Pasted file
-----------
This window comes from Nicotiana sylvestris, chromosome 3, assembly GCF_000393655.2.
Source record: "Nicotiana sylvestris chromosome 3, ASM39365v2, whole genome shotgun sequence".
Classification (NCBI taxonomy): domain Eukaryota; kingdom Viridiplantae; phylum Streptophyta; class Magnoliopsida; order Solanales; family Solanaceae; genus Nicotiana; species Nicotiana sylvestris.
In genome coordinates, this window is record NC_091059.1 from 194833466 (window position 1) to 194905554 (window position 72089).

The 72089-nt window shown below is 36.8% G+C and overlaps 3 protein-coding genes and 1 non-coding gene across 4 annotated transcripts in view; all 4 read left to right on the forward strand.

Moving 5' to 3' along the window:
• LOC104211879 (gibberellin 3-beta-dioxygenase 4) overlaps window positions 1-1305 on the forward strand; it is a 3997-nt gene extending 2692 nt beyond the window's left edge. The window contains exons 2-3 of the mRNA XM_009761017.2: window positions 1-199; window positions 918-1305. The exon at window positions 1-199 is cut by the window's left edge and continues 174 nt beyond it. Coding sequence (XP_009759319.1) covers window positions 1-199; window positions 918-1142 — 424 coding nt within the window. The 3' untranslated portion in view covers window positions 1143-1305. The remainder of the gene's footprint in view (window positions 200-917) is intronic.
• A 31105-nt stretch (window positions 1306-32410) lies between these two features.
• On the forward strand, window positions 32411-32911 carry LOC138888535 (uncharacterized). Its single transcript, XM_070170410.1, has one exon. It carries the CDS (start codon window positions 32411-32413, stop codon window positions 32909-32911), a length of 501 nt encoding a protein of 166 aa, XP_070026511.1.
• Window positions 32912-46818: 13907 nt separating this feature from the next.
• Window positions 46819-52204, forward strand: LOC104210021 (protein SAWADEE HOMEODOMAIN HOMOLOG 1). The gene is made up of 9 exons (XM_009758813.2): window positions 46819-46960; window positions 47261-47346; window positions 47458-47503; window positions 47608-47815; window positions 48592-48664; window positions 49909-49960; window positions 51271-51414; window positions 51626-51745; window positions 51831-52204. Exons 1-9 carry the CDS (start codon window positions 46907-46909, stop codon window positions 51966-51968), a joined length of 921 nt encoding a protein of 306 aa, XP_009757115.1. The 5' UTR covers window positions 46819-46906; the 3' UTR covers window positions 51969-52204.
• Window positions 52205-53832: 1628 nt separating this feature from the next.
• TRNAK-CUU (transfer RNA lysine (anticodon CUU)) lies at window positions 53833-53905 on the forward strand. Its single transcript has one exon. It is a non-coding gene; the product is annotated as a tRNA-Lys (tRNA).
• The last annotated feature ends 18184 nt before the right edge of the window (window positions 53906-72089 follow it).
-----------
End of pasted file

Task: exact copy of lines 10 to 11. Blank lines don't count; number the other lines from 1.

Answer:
• Window positions 32912-46818: 13907 nt separating this feature from the next.
• Window positions 46819-52204, forward strand: LOC104210021 (protein SAWADEE HOMEODOMAIN HOMOLOG 1). The gene is made up of 9 exons (XM_009758813.2): window positions 46819-46960; window positions 47261-47346; window positions 47458-47503; window positions 47608-47815; window positions 48592-48664; window positions 49909-49960; window positions 51271-51414; window positions 51626-51745; window positions 51831-52204. Exons 1-9 carry the CDS (start codon window positions 46907-46909, stop codon window positions 51966-51968), a joined length of 921 nt encoding a protein of 306 aa, XP_009757115.1. The 5' UTR covers window positions 46819-46906; the 3' UTR covers window positions 51969-52204.